The Glowforge Basic is a 3D laser printer designed for home users. It is small and easy to use, and it can print a wide variety of materials. The Basic has a few limitations compared to the Pro, but it is still a powerful and versatile printer. In this Glowforge Basic Review, Byboe will show you all specs and features of this device. Let’s see whether it is for you.
Table of Contents
Glowforge Basic Reviews
- External Dimensions: 965 x 527 x 210mm
- Dimensions of the Air filter: 965mm by 527mm and 178mm
- Maximum Depth of Material: 455 mm
- Full Material Width – 515 mm
- Cut Area: 495 mm wide, 279 mm deep
- Maximum Material Height – 50mm
- Height plus Tray – Maximum: 13mm
- Material Types: Fabric, Leather and Wood, Paper, Plexiglass. Cardboard, Delrin.
- Cutting and engraving rubber, mylar, sandpaper, cork, food, etc.
- Laser Engraving only: Marble, glass, stone, rubber stamps, ceramic tile, titanium, anodized aluminum, and others
- Connections: Windows, Mac, Linux, Mobile devices
- File Types: PNG and JPG. PDF and SVG.
- Wide Angle Camera: Lid Mounted. Complete Print Area View. 0.25” (6mm). Accuracy
- Larger Camera: Head Mounted, Close-up View with AutoFocus, 0.04” Accuracy
- Type of Laser: CO2 Laser-Proprietary CO2 Laser Tube Of Glass with non-stop operation at 10,600 nm and 40 watts.
- Alignment – Optical system factory set
- Sealed Lens (Optics: Protective encapsulated optical path that can be cleaned or replaced with Windows.
- Casing: High modulus injection of molded plastic
- Lateral System: Proprietary Extruded Aluminium rails aligned linearly with a v wheel carrier with belts.
- For Motion: Twin hybrid stepper for Y-axis; One hybrid stepper for X-axis
- For cooling: Internal cooling with circular enclosures
- Assist for air: Internal without the need to hookup an external compressor
- Ideal Temperature for Operation: 16-24
Pros and Cons
- Large print area
- Reasonably fast, powerful
- Uses a variety of proofgrade materials for laser cutting and etching.
- Good ventilation is required, or a $1,000 Compact filter.
- Unboxing the Glowforge
What’s in The Box?
The Glowforge is contained in box 1. This item is heavy enough to require assistance. It was left on its side by UPS; the driver pressed my doorbell and then dashed. She is a strong woman, and I am grateful for her kindness.
The crumb tray, hose, and proof material selection are all contained in the second smaller box. The low price of Glowforge itself suggests that proof-grade materials are part of their business model and not just a way to sell machines. In a “give away the handle and sell the blades” kind of way, recurring revenue.
My box contained a good variety of items but nothing outlandish or unusual (veneer and Acrylic, draft board). I also got some leather pieces, which I will try as I planned to engrave my leather phone case.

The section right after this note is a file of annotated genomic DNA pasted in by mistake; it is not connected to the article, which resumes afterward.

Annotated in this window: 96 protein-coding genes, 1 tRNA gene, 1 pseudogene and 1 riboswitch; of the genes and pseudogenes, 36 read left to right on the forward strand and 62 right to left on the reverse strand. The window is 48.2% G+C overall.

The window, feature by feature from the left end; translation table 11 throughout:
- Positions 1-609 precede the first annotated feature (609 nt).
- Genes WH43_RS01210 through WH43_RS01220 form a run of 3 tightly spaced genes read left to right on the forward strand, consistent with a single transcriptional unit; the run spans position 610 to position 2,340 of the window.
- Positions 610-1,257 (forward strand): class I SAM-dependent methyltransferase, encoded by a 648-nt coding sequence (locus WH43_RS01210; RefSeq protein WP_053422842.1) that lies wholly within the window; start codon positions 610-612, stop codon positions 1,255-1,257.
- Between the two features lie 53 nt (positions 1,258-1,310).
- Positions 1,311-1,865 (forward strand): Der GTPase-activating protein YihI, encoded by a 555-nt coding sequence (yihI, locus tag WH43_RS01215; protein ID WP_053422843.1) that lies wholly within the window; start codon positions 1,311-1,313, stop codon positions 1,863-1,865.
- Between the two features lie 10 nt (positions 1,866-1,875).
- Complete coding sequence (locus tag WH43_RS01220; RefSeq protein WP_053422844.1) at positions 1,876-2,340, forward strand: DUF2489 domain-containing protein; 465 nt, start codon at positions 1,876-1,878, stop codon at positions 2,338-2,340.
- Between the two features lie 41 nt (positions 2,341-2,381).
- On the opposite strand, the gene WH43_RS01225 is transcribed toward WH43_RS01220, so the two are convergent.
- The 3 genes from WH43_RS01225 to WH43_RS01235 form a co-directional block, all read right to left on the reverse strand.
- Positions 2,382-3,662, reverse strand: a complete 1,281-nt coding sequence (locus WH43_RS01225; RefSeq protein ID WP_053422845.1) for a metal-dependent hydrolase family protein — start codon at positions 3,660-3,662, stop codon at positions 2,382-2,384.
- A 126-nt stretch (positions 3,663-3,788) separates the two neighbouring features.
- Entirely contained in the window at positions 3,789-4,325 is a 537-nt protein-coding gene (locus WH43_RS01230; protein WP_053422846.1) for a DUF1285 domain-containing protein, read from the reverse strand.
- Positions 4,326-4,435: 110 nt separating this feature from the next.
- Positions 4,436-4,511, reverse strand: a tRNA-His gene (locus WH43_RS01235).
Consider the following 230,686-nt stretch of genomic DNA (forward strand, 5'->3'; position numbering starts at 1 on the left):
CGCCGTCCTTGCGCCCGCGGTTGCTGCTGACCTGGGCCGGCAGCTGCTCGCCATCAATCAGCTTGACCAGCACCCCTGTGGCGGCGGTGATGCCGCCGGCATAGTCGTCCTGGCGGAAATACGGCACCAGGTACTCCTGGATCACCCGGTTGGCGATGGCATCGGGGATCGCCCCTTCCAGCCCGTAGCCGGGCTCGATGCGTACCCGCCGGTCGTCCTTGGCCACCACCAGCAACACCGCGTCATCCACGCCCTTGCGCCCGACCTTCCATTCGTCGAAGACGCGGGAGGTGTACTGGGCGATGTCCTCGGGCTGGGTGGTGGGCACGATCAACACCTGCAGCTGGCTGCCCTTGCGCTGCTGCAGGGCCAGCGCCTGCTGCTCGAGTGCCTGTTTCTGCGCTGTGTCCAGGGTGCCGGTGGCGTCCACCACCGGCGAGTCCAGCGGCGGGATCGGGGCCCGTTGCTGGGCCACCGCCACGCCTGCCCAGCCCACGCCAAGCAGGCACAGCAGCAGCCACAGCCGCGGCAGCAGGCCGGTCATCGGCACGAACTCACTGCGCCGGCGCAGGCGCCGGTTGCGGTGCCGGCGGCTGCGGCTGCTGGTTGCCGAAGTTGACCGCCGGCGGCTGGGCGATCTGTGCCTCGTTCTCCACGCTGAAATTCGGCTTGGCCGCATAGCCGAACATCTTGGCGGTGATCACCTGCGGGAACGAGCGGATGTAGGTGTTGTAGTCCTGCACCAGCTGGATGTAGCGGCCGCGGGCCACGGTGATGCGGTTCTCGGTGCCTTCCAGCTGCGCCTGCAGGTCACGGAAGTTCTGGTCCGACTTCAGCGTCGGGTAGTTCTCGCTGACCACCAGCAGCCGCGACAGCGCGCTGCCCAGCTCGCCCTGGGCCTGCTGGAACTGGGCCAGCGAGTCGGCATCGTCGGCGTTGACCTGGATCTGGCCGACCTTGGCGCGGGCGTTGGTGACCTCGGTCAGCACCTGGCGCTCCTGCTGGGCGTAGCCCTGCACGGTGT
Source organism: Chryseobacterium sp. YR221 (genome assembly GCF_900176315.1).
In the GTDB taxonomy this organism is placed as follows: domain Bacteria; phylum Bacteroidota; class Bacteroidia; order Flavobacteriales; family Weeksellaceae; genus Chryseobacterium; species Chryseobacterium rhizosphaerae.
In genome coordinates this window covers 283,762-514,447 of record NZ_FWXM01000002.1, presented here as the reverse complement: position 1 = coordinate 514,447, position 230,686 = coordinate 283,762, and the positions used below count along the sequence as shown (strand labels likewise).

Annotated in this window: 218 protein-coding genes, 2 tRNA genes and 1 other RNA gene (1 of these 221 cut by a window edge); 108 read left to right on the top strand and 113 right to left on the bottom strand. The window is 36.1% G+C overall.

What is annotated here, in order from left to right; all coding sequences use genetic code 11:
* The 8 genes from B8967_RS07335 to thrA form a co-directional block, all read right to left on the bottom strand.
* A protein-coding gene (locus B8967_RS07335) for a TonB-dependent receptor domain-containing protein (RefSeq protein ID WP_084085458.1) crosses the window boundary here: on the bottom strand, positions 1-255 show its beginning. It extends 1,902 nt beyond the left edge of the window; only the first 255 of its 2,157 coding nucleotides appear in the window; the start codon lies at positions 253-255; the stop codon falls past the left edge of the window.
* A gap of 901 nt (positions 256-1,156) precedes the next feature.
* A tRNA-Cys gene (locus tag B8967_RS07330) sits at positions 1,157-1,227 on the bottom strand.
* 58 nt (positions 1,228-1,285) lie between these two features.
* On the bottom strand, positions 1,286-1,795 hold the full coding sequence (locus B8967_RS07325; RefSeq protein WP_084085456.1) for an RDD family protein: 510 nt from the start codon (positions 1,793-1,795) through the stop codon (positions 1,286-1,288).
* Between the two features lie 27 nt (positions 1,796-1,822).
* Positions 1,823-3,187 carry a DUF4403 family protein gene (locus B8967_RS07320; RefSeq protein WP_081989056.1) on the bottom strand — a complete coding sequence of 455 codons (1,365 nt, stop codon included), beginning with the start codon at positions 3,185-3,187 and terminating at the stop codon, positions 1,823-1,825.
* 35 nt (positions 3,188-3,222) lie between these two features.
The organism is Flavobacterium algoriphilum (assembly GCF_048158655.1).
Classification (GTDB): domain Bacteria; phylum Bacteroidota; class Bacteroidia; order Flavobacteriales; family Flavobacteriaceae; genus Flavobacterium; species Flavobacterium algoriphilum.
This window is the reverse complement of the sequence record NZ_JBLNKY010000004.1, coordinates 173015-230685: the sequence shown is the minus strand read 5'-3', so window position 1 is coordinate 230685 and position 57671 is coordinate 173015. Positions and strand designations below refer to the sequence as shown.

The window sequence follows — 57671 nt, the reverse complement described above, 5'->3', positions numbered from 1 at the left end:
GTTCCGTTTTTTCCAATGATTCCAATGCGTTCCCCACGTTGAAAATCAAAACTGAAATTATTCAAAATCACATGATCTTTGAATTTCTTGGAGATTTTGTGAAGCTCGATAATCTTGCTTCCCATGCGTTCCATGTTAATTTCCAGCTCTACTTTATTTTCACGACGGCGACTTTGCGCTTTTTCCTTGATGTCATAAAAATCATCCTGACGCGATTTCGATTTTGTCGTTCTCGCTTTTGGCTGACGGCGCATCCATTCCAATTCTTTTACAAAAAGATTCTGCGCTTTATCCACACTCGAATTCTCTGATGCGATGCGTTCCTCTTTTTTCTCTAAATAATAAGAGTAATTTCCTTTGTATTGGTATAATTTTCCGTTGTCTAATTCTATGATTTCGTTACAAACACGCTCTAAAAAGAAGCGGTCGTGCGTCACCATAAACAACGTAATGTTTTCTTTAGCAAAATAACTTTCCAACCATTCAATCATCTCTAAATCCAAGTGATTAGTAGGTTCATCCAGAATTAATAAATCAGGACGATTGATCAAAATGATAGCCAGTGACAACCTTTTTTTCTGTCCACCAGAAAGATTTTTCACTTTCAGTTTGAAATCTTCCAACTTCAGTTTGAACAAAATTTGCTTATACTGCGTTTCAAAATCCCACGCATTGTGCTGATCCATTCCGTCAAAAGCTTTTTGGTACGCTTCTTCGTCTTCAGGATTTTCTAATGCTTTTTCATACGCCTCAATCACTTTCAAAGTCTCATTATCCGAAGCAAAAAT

Glowforge Basic has the same size and shape as the Glowforge Pro. Glowforge Pro is a large-format printer that measures 8.3×38.0x21.0 inches (HWD). The large glass door folds up on the top panel and looks similar to a large-format printer.
The second metal door is located at the front of the laser. Open both doors to access the interior cavity and the 11.0-by-19.5 inch laser cutting area.
The cavity houses the laser head. It is attached to a coated metal arm. Thanks to tracks on its sides, it can freely move in all directions.
The cavity’s back is where the liquid-cooled laser tube is fixed. The bottom has a removable, black crumb tray that can be removed. This provides a place to store your work materials and allows for dust to settle.
Glowforge Basic laser cutter has a feeder slot, while the Glowforge Pro lacks it. Glowforge Pro can accept materials of unlimited length, provided you have enough space behind and in front of the laser to feed them.
Glowforge Basic laser cutter can only take pieces up to 18 in. Both lasers have cutting areas of 11.0 x 19.5 inches. This space is sufficient for many projects and much more than the Flux Labs Beamo’s 8×10-inch workspace (though it can fit on a desk with no problem). Even Epilog lasers have the exact space requirements as the Glowforge Basis laser cutter, with a 16×12-inch cutting area.
One of the few controls and status indicators on the Glowforge’s top is a large circular button in the lower-left corner. When it’s ready for setup, the button turns teal and then turns white. When it turns white, press the button to start a burn. Holding it down will force the laser into setup mode.
The only other indicator of the laser’s state is the button. The power switch is located in the lower-left corner, just next to the power connector. The Glowforge website is responsible for everything from turning on the Glowforge to starting a burn.
An exhaust vent is located on the back of the Glowforge. This connects to the flexible duct tube. Because of the dust and fumes they emit, burning lasers require ventilation.
You can run the duct through a window or purchase the optional $995 Compact filter. This box has an intake fan and large filter cartridge, which safely collects the exhaust from your Glowforge without any external outtake.
Setup and Software
You will first need to unpack the laser. Next, take out all the tape and brackets used to ship the parts. Then, connect the moving arm to the laser head by putting it on a magnetic mount and connecting a rhythm cable.
Please turn on the power switch, plug the laser in, wait for it to glow teal, then turn the power switch off. Glowforge’s web app will guide you through connecting to your laser’s wifi network and joining it. After that, you can begin burning.
Glowforge’s web app is easy to use. It accepts bitmaps for cutting and vector graphics for etching. The layer system allows you to arrange multiple cuts at once.
Drag and drop is all it takes to size your designs. A camera underneath the lid allows you to see most of the workspace.
Like every other laser, the Glowforge Basic laser cutter is very loud. Although the laser is quiet, it requires powerful fans to remove any dust or fumes that it produces.
These fans can be noisy, whether they are used with the compact filter’s intake fan or the laser’s exhaust with a duct that leads to the outside.
Material Cutting and Speed